½ cup (1/4 pound) unsalted butter
1 tablespoon fresh squeezed lemon juice
Dash of cayenne pepper
4 English muffins
12 asparagus spears, steamed
1 pound cooked Maine lobster
1 tablespoon butter
8 eggs, poached
Prepare the Hollandaise Sauce:
Melt the butter in a double-boiler on top of the stove.
In a small bowl, whisk together the egg yolks, lemon juice, and cayenne pepper.
Whisk the egg mixture into the melted butter, stirring constantly over heat until the sauce starts to thicken.
Season to taste with sea salt.
Remove the double boiler from the heat and keep the sauce warm over the hot water.
Prepare Maine Lobster Benedict:
Split and toast the English muffins and place 2 halves on a plate.
Cut the steamed asparagus spears in half, and place 3 halve-pieces on each English part of the English muffin.
Briefly sauté the pre-cooked lobster in 1 tablespoon of butter until it is heated, and add a portion of the heated lobster to each English muffin.
Poach the eggs and top each muffin half with a poached egg.
Add a dollop of the Hollandaise Sauce on top.
Note on the Hollandaise Sauce from Chef Tom Gutow: If the butter fat and egg yolks separate and the sauce appear to curdle, add a few tablespoons of hot water from the boiler and whisk like crazy to emulsify it. This will make the sauce smooth again.
Everyone loves baked stuffed lobster. But how to prepare live Maine Lobster for broiling at home can be a challenge. It’s not a job for the feint of heart. Fresh lobsters have to be prepared just so, and this means killing the live lobster by hand with a sharp chef’s knife.
Many people are just uncomfortable with this step but experts assure us the final preparation is quick and painless for lobster. Lobsters are killed by inserting a sharp blade in the underside where the tail and body meet.
Timing is very important in preparing baked stuffed lobster. It is best to have all ingredients ready and the dinner timed. Always wait until the last minute to kill the lobsters. This ensures all the natural flavors and juices will be preserved.
Move quickly and wear gloves if you want to protect your hands from the spiny shell. If you are going to use the claw meat in the stuffing, place the lobster on its stomach and chop off the claws with a cleaver and set aside. If you are going to serve the lobster with the claws intact, skip this step and leave the claws on the lobster.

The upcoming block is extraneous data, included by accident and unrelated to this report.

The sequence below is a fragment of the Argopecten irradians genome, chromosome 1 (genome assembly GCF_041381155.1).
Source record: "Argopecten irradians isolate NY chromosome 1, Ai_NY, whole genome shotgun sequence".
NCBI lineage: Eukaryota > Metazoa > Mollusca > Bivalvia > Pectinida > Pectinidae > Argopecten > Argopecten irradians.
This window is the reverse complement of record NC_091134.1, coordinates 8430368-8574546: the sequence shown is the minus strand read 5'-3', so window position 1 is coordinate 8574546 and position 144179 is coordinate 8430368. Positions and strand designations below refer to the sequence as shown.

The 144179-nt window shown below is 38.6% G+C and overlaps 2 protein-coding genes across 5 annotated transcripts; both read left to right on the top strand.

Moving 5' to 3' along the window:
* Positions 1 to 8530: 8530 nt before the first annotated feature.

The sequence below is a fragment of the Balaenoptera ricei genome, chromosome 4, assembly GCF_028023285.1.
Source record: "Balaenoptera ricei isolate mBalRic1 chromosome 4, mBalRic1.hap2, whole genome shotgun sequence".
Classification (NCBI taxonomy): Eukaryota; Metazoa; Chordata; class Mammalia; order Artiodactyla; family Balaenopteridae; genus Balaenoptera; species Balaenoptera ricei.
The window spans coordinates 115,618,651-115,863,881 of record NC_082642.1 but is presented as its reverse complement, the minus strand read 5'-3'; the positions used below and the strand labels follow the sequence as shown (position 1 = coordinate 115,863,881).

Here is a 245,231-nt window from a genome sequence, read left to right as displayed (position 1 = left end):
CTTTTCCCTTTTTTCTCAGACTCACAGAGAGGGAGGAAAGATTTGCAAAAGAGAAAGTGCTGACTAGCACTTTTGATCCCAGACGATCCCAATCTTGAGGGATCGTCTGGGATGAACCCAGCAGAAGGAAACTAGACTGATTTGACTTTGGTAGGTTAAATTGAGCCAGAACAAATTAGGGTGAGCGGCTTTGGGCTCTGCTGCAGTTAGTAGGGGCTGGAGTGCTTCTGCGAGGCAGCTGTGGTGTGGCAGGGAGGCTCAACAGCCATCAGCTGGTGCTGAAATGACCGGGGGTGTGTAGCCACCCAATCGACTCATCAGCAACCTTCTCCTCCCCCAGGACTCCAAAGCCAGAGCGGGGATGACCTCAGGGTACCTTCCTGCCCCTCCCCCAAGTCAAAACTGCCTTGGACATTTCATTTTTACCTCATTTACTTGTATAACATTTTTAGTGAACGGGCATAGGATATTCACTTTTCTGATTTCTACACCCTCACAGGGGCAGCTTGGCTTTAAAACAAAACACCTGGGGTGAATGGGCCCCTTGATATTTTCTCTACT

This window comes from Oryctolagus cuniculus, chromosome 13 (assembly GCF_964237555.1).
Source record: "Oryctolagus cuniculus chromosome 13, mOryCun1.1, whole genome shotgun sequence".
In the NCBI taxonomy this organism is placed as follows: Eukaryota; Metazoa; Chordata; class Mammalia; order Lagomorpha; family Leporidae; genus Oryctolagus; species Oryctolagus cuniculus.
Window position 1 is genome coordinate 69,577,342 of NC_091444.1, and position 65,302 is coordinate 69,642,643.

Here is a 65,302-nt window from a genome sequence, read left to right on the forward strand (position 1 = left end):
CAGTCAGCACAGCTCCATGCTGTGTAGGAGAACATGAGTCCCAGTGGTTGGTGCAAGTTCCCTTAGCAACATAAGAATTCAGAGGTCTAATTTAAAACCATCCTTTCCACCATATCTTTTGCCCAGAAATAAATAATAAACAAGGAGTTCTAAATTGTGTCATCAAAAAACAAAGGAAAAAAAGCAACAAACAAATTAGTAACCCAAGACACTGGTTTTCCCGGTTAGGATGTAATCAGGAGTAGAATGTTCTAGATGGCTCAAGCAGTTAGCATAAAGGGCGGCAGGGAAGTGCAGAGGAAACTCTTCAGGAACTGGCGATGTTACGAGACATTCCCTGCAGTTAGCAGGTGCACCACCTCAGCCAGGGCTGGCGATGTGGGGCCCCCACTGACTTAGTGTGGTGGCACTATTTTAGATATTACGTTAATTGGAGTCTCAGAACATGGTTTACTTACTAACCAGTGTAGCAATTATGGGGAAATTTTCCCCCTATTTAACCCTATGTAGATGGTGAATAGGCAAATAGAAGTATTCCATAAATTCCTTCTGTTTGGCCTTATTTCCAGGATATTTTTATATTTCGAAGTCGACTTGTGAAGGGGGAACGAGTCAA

Next, place the lobster on its back, grasp the tail firmly, and insert a sharp knife into the body where the abdomen meets the tail and draw the knife towards the head. Take care not to cut all the way through the shell. Then reverse the cut, this time holding the body and drawing the knife down the tail. Do not cut the back of the lobster shell.
Now you have to split the lobster with your fingers. With the lobster on its back, press down with the fingers until the shell cracks open exposing the tail and body cavities. All the lobster is edible except the stomach, a hard sac near the head, and intestinal vein. Remove and discard the stomach and the intestinal vein. The greenish tomalley and coral roe are edible and should be collected into a small dish and set aside for the stuffing.
Melt the 8 tablespoons of butter in a sauté pan over medium heat. Add the onions and season with pepper and salt. Cook until soft but not brown. Stir in parsley and tarragon. Add the shrimp, scallops and crab. Cook for one (1) minute. Remove from heat and cool.
Recover the tomalley and roe and break into small pieces with a fork. Add it to the seafood mixture. Gently stir in the cornbread and season with salt and pepper.
If you are using the lobster claw meat in the stuffing, remove meat from the claws, cut it into ½ inch pieces and add to seafood.
If you are serving the claws with the lobster, crack each claw with the backside of a large knife. Place the lobsters on a baking sheet. Divide the seafood stuffing evenly into the body cavity of each lobster. Pack loosely so as not to affect the even cooking of the lobster.
Brush the melted butter over the exposed tail meat, stuffing and claws. Cook until the stuffing is crisp and golden, about 20 to 25 minutes. Serve immediately.
For wine pairing, we recommend a Chardonnay that is gently touched with fruit, and mostly un-oaked.
A recent Harris Poll of 1,000 adults asked the question, “Is lobster the food of Romantics on Valentine’s Day?” More than 42 percent answered with a resounding “Yes.”
For a long as people can remember, it has always been a tradition that many people consider lobster the most romantic of all meals. Lobster is often the dish of choice for celebrations and holidays and now we know it extends to romance.